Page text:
With little or no possibilities of dust storms, suspended particles in the air have also declined substantially. “March ended with a total of 67.4mm of rain, which is normally 15.9mm. Such rain was last seen in 2015, that too in one day owing to heavy showers. But there has been consistent rain,” claims Mahesh Palawat, chief meteorologist at the Delhi-based Skymet Weather Services. Over the last few days, pollution sensors countrywide are indicating ‘good’ air quality index (AQI), with a count in the range of 0-50, which normally ranges from moderate to severe (101-500) levels. Thirty-nine cities have recorded ‘good’ air quality and 51 cities have registered ‘satisfactory’ air in the last few days, data from the Central Pollution Control Board (CPCB) points out. On the whole, 92 cities with CPCB monitoring centres have recorded minimal air pollution, with the air quality in the range of ‘good’ to ‘satisfactory’.
Even industrial hubs, such as Moradabad and Kanpur, have logged in good air quality. “There is a high level of loose dust particles in India. So whenever cars move, they blow such particles and there is additional pollution, but since so many vehicles are not plying the roads these days, dust particles are negligible,” says Palawat, adding that vehicular pollution accounts for 35 per cent of the overall pollution. He feels that when the lockdown is lifted, “good AQI will stay for 10-12 days following which gradual deterioration [in the environment] will begin.”
Though the overall pollution has significantly declined, Beig contends that many overlook one aspect of pollution that has actually increased—household biofuel emission. In other words, as more and more people are locked indoors, home emissions have increased by about 15 per cent. That, however, remains a speck compared to the overall reduction in pollution.
Alongside videos of azure skies and exotic animals in cities, pictures of cleaner Yamuna and Ganga rivers are doing the rounds. On social media, many have done a before-and-after lockdown analysis of the Yamuna’s photographs. According to NDTV, the closure of industrial units in the National Capital Region during the lockdown has led to an improvement of water quality in the river, thereby decreasing the amount of toxic waste dumped in the river. “Many industries and offices are closed due to the lockdown these days and therefore the Yamuna is looking cleaner. The stoppage of industrial waste has definitely had a positive effect on water quality. We will conduct testing of the water to ascertain the percentage of improvement in the quality,” Raghav Chadha, vice-chairman of Delhi Jal Board, said on television.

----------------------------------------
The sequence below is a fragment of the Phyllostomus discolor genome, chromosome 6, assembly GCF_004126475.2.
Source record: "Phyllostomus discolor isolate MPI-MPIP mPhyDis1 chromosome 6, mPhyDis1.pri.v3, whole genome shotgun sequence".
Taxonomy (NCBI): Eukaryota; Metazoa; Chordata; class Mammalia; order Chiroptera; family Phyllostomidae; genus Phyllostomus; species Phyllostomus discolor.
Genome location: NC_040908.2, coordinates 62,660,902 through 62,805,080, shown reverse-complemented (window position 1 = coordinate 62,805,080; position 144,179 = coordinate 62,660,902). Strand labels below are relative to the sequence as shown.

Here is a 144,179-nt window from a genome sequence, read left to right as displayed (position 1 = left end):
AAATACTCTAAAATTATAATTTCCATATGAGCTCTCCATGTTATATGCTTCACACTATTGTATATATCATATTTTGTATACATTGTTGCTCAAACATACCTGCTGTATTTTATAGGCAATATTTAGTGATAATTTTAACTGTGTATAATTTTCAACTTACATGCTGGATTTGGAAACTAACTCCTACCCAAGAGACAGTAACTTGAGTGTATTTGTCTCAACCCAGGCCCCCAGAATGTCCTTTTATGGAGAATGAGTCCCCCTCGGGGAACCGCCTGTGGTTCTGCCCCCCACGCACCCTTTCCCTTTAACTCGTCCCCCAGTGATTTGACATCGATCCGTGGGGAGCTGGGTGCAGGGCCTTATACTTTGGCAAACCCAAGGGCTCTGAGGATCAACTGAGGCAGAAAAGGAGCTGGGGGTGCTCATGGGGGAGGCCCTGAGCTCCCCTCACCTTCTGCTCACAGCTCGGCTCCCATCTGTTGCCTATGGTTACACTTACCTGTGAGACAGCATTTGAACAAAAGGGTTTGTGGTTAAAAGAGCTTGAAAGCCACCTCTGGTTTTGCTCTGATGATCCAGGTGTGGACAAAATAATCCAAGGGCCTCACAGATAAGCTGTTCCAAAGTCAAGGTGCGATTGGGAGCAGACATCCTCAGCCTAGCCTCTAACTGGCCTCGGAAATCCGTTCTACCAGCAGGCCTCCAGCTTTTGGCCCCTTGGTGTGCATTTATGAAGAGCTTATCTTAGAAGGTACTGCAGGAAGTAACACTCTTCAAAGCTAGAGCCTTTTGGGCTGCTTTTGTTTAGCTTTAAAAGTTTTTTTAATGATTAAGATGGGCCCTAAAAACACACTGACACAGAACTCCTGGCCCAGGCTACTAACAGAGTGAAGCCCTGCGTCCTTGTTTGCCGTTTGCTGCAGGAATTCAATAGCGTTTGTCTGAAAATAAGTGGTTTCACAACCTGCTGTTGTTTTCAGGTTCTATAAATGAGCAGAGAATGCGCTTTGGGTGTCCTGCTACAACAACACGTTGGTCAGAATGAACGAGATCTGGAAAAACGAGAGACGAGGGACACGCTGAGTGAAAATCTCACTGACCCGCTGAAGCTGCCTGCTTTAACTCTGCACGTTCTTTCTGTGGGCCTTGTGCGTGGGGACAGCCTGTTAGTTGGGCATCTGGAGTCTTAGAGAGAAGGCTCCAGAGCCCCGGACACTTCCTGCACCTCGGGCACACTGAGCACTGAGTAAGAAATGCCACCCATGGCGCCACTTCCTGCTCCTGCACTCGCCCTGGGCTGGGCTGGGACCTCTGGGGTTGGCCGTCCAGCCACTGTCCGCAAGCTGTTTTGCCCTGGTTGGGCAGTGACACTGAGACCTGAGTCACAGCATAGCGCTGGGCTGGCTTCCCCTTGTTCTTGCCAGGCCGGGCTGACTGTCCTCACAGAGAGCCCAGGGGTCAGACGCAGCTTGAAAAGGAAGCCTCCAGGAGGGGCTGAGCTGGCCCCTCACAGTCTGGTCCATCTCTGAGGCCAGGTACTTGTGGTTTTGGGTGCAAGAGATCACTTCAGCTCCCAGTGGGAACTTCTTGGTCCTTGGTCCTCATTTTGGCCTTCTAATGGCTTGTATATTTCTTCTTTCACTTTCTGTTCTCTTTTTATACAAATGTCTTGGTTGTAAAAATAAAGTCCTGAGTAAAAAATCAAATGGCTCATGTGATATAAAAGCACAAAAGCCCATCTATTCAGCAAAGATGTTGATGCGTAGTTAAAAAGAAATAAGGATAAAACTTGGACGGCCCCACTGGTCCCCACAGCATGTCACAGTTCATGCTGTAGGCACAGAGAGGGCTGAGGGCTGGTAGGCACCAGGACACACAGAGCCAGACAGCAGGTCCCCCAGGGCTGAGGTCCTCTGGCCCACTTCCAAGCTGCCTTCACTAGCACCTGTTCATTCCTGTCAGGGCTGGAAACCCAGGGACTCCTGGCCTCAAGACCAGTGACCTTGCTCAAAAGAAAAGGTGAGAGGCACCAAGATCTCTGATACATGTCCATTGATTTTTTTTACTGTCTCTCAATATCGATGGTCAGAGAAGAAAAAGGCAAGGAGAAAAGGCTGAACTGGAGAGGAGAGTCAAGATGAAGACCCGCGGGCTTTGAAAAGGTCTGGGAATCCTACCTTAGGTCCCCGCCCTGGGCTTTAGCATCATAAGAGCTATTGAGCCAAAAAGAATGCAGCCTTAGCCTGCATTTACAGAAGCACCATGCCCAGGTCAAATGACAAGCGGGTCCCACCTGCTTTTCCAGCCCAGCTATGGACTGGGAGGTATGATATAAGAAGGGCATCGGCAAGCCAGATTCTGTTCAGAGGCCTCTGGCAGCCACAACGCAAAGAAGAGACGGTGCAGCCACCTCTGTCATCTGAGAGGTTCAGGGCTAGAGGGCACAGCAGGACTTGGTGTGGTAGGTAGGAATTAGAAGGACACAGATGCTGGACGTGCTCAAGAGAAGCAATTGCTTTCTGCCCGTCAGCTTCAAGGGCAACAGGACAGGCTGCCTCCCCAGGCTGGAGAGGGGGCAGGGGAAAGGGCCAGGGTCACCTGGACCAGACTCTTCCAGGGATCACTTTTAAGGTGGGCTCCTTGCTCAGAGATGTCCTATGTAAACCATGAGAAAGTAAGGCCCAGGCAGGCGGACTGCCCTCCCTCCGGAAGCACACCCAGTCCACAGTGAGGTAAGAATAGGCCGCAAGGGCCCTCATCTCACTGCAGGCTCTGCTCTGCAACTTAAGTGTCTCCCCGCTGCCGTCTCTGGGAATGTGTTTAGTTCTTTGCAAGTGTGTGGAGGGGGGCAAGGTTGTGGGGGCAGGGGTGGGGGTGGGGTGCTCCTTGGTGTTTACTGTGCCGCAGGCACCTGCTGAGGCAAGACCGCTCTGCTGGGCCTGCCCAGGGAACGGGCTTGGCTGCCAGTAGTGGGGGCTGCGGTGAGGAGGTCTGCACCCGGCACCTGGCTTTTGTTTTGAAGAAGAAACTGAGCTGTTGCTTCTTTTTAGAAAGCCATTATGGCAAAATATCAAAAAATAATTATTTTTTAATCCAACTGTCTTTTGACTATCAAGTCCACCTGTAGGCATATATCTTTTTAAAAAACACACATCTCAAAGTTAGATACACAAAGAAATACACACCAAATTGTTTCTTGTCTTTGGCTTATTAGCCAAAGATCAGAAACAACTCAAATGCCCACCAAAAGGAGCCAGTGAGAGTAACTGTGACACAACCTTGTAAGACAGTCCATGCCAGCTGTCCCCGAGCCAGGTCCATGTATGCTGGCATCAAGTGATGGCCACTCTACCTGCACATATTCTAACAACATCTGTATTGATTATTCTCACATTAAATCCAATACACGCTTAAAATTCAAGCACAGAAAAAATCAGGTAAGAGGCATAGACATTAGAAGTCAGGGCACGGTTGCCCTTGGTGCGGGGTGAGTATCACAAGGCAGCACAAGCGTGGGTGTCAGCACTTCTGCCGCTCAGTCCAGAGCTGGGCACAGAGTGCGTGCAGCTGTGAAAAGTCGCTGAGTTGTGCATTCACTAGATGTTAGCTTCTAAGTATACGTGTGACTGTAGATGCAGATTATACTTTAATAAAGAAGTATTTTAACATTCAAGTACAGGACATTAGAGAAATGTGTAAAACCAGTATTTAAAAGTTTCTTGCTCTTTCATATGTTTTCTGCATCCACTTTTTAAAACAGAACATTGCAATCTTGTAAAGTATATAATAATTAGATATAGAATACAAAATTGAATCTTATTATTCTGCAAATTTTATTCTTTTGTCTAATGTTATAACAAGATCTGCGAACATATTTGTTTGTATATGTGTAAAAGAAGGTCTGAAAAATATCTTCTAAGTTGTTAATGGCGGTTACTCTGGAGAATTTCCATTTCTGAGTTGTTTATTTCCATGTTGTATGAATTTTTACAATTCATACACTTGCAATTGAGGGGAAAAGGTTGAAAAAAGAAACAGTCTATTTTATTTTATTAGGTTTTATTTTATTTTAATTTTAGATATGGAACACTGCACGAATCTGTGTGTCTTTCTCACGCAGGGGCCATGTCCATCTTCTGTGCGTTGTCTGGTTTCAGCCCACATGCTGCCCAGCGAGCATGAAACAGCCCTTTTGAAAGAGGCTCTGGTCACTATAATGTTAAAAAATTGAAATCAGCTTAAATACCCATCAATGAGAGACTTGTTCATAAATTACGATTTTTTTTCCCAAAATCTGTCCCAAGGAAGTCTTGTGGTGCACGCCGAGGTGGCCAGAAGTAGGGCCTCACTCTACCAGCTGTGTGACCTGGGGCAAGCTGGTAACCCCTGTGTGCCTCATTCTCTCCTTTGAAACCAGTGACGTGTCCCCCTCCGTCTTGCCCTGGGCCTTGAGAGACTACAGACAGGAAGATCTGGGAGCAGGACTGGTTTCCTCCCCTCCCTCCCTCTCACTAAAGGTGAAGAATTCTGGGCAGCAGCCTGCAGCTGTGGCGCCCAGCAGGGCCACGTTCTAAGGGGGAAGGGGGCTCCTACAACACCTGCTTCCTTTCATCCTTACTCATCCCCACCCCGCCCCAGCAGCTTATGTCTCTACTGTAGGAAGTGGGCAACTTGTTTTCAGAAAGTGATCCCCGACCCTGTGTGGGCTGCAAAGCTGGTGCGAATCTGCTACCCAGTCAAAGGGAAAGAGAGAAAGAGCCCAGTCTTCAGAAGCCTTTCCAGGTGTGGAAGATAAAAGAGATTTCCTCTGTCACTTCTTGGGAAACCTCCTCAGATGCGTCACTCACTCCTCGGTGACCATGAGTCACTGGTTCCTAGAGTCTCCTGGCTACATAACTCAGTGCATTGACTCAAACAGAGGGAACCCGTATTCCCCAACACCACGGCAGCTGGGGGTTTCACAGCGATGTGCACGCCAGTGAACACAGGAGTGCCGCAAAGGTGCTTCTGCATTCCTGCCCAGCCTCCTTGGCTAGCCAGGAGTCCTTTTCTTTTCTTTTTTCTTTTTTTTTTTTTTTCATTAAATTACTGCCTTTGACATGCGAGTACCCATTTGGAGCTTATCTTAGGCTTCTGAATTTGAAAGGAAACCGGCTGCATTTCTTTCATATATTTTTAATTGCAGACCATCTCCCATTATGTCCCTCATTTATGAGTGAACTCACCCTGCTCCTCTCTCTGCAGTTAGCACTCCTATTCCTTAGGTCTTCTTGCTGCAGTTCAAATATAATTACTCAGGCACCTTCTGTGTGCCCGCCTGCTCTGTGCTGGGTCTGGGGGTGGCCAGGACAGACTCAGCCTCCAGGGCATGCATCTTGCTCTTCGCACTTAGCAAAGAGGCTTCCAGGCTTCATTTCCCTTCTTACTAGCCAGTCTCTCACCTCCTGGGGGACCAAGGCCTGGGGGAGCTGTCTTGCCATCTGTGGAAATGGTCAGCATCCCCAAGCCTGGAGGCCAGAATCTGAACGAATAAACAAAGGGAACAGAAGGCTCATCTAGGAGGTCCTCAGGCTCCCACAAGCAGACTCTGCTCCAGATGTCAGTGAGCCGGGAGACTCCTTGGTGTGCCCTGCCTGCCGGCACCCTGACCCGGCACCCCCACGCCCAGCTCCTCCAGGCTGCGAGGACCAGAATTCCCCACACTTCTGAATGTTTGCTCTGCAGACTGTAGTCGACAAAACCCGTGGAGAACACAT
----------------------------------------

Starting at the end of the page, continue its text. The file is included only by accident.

Even the Ganga’s water quality has seen improvement—particularly in Hardwar and Varanasi—and in some spots, river fish too is visible. “The overall quality of water is reflected in the faecal coliform in the water—it has gone down substantially in the range of 2,000-2,500 count per 100 ml,” observes PK Mishra, Professor of Chemical Engineering and Technology, IIT-BHU and in charge of monitoring the Namami Gange project in eastern Uttar Pradesh. He claims that the overall quality of water in the river could have improved by up to 40 per cent since the lockdown if there were no violations. However, Mishra’s data show that certain industries are still flouting laws and discharging waste into the river. Yet, he claims that there has been a 20 per cent improvement in the quality of the water. And since the water is calmer, it facilitates a cleaner environment cycle. “If air has improved, water will certainly improve because air and water are in dynamic equilibrium state.”
As air pollution decreases, in no small measure, it aids in the fight against the coronavirus, which is known to attack people with weak pulmonary functions. The World Health Organization estimates that bad air kills seven million people globally through acute respiratory infections—making such people the perfect hosts for the coronavirus to replicate. In India, good AQI has resulted in a sharp drop in complaints from people with respiratory disorders, claims a Delhi-based pulmonologist on condition of anonymity.
Though the blue skies and low AQI under lockdown prove that pollution can largely be attributed to anthropogenic, or man-made, activity, slowing down the economy to this degree is never going to be a solution in lowering levels of pollution. But it certainly shows that if humankind truly applies its mind, even when the pandemic is over, it can overcome obstacles. It also goes to show that low-emission alternatives may be the way forward.